Fort Worth

An activist, a veteran, a legacy — Fort Worth’s first black school trustee dies

Reby Cary was Fort Worth’s first black school board trustee and a World War II veteran.
Reby Cary was Fort Worth’s first black school board trustee and a World War II veteran.

Reby Cary, Fort Worth’s first black school board trustee and a World War II veteran, died Friday night at the age of 98. He leaves behind a legacy of political, cultural and educational achievements.

“He was an activist from the heart, and he was not afraid,” said Cary’s long-time friend and former Star-Telegram columnist Bob Ray Sanders, who now works at the Fort Worth Metropolitan Black Chamber of Commerce.

Cary was a man of many firsts. He was the first black man elected to the Fort Worth school board in 1974 and was elected to the state House of Representatives in 1979.

Cary went to I.M. Terrell High School before attending Prairie View A&M University. He joined the Coast Guard and fought through five campaigns in World War II and was a very proud military man, Sanders said. Sanders pointed out that Cary died on the 77th anniversary of Pearl Harbor.

Cary’s father, Smith Cary, established Rising Star Baptist Church in Fort Worth and Cary grew up in the church, listening to sermons and services that started in the morning and lasted well into the afternoon.

In a 2014 interview with the Star-Telegram, Cary credited God for any blessings that came his way and said his mom kept him on the straight-and-narrow path.

In 1969, Cary started an assistant history professorship along with a position as the dean of student affairs at UTA. Within two weeks, he started fighting what he called the racist symbols that were prevalent on campus. At the time, UTA’s mascot was a Rebel soldier and Confederate flags flew around the university.

He was one of the main ones who helped bring down that rebel flag and changed the mascot from the Rebel to the Mavericks,” Sanders said. “He was a fighter, he was not afraid of anything.”

In 1974, Cary was the first black man elected to the Fort Worth School Board. He also held leadership positions in the Frederick Douglass Republicans of Tarrant County and Texas Council of Black Republicans. He also founded the Frederick Douglass Republicans of Tarrant County group in 1985.

Sanders said Cary wrote over 20 books on one of his greatest passions: the history and legacy of black men and women in Fort Worth.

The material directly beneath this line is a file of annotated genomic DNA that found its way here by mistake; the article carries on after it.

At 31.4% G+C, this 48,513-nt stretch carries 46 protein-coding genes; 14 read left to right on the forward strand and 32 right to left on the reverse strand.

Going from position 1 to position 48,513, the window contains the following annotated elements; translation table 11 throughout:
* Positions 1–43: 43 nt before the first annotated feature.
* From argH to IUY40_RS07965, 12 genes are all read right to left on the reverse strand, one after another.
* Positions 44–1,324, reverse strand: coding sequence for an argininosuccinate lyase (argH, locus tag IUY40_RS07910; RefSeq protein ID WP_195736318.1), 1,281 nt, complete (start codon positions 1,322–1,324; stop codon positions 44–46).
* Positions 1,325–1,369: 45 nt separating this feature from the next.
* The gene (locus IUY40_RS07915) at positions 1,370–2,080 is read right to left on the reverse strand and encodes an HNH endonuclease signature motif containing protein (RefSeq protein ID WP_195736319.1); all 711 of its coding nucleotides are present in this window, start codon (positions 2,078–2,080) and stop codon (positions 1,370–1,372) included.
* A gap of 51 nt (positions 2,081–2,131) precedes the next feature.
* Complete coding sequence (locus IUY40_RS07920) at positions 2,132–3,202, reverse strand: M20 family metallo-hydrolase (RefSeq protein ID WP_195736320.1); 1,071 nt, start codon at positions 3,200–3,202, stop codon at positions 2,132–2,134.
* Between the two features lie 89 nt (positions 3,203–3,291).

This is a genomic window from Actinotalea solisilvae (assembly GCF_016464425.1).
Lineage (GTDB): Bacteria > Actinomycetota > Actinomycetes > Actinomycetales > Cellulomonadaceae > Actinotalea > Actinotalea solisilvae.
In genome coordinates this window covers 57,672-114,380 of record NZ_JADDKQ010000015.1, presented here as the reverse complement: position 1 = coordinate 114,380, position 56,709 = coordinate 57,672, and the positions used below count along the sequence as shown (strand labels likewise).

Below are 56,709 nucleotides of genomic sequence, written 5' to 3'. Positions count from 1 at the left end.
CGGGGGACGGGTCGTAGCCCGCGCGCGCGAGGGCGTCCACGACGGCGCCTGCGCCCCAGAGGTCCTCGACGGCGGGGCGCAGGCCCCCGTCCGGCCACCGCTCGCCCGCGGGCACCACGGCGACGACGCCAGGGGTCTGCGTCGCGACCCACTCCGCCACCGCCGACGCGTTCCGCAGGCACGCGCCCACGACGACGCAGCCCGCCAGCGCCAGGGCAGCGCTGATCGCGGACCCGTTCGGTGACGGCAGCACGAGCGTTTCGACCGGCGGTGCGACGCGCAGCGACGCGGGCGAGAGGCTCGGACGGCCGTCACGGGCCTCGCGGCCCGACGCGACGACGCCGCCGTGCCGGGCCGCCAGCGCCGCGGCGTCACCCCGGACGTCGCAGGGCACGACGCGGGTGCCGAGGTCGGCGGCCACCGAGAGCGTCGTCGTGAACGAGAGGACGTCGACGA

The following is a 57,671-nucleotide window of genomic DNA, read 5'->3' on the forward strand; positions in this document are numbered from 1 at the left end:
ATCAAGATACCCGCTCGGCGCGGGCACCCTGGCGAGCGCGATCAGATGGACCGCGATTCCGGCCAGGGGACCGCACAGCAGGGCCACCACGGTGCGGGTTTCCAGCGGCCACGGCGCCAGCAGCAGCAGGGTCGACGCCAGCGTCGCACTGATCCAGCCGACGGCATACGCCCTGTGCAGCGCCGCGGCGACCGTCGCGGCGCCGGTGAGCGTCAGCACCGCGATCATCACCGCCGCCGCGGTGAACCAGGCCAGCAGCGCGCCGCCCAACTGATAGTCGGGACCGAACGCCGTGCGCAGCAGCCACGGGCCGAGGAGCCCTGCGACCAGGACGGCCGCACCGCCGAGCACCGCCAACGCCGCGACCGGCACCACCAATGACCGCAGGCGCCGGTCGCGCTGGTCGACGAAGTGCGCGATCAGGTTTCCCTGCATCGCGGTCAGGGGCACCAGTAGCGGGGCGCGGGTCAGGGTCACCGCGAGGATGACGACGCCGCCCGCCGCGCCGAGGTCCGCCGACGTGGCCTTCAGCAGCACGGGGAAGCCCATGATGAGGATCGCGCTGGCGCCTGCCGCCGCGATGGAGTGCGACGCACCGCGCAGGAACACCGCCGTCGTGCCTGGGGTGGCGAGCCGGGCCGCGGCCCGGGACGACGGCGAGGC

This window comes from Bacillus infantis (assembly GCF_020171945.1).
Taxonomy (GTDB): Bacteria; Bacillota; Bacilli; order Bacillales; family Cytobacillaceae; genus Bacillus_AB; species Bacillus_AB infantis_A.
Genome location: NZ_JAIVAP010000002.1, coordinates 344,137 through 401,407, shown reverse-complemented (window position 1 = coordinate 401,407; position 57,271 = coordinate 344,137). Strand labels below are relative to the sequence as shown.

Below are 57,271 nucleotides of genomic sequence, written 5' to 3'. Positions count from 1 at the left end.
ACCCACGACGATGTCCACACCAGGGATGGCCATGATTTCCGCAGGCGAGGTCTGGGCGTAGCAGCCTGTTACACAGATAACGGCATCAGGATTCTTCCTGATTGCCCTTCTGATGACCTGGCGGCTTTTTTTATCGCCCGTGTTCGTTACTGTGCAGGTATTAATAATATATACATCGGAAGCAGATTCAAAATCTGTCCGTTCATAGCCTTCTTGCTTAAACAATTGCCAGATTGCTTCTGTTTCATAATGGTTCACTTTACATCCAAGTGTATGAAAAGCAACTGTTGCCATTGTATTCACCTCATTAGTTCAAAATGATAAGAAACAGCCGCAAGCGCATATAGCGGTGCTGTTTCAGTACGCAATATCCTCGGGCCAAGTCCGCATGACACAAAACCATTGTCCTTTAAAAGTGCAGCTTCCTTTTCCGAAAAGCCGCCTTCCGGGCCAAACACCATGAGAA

“He wanted to tell black America’s story and black Fort Worth’s story,” Sanders said. “There was a time in Fort Worth when blacks were making incredible achievements he wanted that to be reflected. He wanted people to know about those pioneers, the doctors, lawyers and others who contributed but who never got the attention or honors they deserve because they lived in a segregated society.”

Devoyd Jennings, president and CEO of the Fort Worth Metropolitan Black Chamber of Commerce, said Cary treated him like a son.

“He’s been a mentor of mine for most of my adult life,” Jennings said. “He was a pioneer.”

Jennings said Cary was a true trailblazer in politics and economics, and he always supported the Black Chamber of Commerce.

“He always supported the chamber’s initiative — if we become strong business leaders, we can become strong leaders in other disciplines,” Jennings said.

Former Fort Worth City Councilman Bert Williams said he has been friends with Cary since the 1960s.

“There’s just so much you can say about him,” Williams said. “He’s been the kind of guy who is fighting for the rights of people ever since I’ve known him.”

Cary was active in his church and countless organizations until he became sick around Thanksgiving this year, Sanders said.

Cary held positions in various organizations such as Alpha Phi Alpha Fraternity, Youth Services Bureau of Tarrant County, Fort Worth Minority Leaders and Citizens’ Council, Boy Scouts of America, United Way of Tarrant County, Fort Worth Metropolitan Black Chamber of Commerce, Tax Appraisal Review Board of Tarrant County, and the Fort Worth Transportation Authority.

“Whenever people asked about the history of Fort Worth, I would send them to Reby and he accepted them and invited them into his house and showed them documents,” Sanders said. “He was a doer and not just a talker.”

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Kaley Johnson is a breaking news and enterprise reporter. She majored in investigative reporting at the University of Missouri-Columbia and has a passion for bringing readers in-depth, complex stories that will impact their lives. Send your tips via email or Twitter.


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